Urgent call for research into imagery rescripting to reduce suicidal mental imagery: clinical research considerations

Georgie Paulik, Laura S. Van Velzen, Christopher W. Lee, Connie Markulev, Jennifer Jackson Simpson, Pemma Davies, Sarah Bendall, Lianne Schmaal

Research output: Contribution to journalComment/debatepeer-review

1 Citation (Scopus)


Dysfunctional mental imagery is integral to the maintenance of many psychological disorders and is typically associated with stronger affective and behavioural responses than verbal cognitions. This finding extends itself to the high prevalence of suicidal mental imagery in disorders such as depression and bipolar disorder. Imagery Rescripting is a therapy approach which has been found to effectively reduce dysfunctional mental images across various mental health conditions. Thus, Imagery Rescripting of suicidal mental imagery may be effective at reducing such cognitions and ultimately associated risk. However, this remains an unexplored area within the treatment literature. This paper puts out an urgent call for clinical research to evaluate the effectiveness of such a treatment intervention, and to assist, we propose and describe a clinical approach to this to stimulate further thought and research. There are also many research questions of clinical relevance that must be explored in this field of work, which we put forward and consider in this commentary piece.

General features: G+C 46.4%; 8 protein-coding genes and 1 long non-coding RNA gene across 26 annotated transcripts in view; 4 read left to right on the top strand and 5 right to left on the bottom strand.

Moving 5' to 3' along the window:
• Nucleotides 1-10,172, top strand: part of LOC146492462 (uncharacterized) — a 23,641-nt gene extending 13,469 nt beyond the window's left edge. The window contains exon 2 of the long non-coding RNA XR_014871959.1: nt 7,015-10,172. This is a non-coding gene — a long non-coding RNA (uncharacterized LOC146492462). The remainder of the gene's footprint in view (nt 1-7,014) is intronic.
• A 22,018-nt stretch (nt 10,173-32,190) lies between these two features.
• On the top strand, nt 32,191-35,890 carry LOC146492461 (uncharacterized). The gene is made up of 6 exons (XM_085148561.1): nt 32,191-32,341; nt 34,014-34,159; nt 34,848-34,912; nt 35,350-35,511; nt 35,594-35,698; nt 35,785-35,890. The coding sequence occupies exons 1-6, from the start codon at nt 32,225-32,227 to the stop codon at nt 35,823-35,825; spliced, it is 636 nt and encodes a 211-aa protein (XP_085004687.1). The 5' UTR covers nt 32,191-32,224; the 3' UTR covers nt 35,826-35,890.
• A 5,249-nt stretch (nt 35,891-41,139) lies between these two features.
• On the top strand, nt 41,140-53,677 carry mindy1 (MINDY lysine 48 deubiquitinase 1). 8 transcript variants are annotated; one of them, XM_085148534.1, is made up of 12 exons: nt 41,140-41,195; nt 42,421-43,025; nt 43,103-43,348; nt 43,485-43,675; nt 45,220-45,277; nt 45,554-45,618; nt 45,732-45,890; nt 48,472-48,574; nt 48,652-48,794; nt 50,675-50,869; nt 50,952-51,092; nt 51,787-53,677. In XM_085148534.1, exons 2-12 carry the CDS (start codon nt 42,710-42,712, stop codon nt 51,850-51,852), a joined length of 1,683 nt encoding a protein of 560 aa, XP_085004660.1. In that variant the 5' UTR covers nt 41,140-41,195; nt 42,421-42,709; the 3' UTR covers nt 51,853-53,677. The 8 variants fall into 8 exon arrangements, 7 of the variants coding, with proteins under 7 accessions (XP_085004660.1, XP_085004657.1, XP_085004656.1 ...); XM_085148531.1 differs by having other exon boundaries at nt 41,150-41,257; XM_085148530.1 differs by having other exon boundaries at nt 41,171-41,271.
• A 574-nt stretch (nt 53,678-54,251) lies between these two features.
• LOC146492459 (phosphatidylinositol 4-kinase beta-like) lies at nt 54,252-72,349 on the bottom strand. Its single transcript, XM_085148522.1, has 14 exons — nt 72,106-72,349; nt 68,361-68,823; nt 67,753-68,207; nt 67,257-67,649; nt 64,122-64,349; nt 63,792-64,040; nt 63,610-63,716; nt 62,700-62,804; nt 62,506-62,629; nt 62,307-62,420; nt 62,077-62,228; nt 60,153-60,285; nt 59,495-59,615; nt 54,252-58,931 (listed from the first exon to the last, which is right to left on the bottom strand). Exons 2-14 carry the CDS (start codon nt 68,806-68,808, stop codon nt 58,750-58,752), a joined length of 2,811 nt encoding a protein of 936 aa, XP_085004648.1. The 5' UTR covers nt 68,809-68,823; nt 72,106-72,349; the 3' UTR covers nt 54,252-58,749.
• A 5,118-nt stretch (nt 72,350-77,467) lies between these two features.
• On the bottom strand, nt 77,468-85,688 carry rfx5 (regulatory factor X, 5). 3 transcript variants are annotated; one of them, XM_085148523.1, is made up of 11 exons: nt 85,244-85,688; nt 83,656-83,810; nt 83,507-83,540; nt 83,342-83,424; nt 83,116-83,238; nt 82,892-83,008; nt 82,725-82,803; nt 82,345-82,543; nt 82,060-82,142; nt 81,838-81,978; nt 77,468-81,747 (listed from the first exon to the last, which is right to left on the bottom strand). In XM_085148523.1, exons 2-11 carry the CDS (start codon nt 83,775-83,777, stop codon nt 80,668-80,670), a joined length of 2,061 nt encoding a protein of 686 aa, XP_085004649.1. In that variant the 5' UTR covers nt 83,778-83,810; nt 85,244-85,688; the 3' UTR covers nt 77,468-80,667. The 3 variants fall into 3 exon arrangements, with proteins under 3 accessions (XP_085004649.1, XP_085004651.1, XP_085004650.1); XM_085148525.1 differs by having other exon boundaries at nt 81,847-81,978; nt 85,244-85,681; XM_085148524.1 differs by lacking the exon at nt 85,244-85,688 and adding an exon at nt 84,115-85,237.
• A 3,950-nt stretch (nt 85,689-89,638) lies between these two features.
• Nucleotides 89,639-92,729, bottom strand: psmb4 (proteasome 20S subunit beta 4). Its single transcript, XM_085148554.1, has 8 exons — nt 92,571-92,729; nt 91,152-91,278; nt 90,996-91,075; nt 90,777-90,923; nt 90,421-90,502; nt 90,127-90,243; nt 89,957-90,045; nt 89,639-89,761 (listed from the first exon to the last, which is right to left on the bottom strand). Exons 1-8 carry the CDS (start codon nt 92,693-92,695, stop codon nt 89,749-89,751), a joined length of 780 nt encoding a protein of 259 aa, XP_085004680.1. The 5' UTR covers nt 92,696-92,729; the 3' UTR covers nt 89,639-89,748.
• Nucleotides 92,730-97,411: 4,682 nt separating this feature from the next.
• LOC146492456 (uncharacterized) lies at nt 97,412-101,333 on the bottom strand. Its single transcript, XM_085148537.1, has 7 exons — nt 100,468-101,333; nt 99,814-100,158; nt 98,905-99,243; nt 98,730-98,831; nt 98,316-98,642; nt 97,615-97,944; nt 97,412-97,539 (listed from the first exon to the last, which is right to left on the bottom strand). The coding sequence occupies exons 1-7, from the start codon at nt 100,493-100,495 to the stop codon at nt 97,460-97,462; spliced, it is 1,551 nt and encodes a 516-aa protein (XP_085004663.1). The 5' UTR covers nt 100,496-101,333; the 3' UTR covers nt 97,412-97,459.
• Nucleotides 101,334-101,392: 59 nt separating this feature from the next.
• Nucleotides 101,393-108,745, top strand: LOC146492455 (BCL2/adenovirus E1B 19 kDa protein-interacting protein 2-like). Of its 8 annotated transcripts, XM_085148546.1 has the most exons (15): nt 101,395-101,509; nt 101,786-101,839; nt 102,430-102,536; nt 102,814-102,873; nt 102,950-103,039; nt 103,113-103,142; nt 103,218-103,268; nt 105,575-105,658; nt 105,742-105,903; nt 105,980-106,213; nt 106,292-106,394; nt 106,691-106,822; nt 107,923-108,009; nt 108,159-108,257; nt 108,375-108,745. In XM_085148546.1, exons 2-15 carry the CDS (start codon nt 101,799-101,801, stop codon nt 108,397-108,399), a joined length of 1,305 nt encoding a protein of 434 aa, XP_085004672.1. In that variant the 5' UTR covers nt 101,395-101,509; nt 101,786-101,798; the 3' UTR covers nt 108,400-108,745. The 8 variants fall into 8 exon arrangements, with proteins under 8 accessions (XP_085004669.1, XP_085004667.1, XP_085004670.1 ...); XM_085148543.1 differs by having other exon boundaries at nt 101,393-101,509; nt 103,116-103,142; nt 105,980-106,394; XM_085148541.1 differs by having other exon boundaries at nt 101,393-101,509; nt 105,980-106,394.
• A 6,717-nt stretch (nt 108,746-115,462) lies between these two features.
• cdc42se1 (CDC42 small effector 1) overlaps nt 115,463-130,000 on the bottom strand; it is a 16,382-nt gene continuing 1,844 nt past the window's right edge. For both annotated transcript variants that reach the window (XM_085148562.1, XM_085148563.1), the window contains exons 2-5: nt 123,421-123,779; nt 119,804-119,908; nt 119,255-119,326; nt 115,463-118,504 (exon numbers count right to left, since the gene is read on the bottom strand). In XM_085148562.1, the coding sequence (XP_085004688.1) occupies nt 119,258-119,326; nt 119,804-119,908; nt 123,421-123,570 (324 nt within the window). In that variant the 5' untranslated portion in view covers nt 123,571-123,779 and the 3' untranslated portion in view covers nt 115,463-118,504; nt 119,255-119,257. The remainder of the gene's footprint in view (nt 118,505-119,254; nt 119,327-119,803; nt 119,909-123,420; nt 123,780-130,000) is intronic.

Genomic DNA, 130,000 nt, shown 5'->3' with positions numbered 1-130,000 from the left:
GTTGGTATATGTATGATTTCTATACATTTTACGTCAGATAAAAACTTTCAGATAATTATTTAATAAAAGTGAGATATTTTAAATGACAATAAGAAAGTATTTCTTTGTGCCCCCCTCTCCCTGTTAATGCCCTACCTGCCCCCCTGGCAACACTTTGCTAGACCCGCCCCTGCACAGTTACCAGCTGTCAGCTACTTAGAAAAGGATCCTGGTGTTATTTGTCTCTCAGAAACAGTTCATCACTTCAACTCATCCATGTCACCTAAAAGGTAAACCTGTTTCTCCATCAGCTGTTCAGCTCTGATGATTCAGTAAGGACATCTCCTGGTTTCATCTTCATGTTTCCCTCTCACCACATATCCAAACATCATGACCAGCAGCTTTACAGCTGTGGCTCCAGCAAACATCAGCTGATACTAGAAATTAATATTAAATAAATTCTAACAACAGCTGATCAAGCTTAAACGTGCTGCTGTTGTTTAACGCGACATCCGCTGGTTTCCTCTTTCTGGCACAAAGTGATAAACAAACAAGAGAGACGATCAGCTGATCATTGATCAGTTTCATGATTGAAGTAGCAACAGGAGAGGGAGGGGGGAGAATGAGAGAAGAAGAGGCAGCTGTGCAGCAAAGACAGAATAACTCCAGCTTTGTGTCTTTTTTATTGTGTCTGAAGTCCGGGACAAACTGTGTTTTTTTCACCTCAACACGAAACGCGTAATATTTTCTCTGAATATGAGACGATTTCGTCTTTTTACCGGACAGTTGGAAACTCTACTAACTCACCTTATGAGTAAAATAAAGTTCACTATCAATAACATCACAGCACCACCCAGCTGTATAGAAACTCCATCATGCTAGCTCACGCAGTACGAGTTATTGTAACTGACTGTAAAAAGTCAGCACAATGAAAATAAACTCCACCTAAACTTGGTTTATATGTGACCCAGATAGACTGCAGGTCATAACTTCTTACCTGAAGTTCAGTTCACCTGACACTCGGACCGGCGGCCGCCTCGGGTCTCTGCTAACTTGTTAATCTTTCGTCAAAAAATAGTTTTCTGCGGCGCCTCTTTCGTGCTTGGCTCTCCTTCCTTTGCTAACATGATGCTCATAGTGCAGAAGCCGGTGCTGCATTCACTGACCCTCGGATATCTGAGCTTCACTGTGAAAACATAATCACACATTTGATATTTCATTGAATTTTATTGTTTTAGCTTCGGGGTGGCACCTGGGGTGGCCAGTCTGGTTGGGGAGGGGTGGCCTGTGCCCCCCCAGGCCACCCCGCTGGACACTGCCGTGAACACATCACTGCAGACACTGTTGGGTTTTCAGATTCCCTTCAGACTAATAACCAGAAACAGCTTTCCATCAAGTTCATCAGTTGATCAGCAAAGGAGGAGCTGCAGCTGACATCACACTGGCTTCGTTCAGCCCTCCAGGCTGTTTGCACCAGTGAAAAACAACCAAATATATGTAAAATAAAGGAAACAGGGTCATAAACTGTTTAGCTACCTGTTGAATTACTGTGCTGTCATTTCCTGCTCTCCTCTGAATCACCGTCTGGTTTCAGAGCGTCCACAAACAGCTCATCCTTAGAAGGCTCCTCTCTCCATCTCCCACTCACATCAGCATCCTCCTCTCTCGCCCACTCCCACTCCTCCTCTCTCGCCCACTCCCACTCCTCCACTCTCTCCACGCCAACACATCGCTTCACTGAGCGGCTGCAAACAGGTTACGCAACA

Original languageEnglish
Pages (from-to)15-23
Number of pages9
JournalAustralian Psychologist
Issue number1
Early online date5 Oct 2023
Publication statusPublished - 2024

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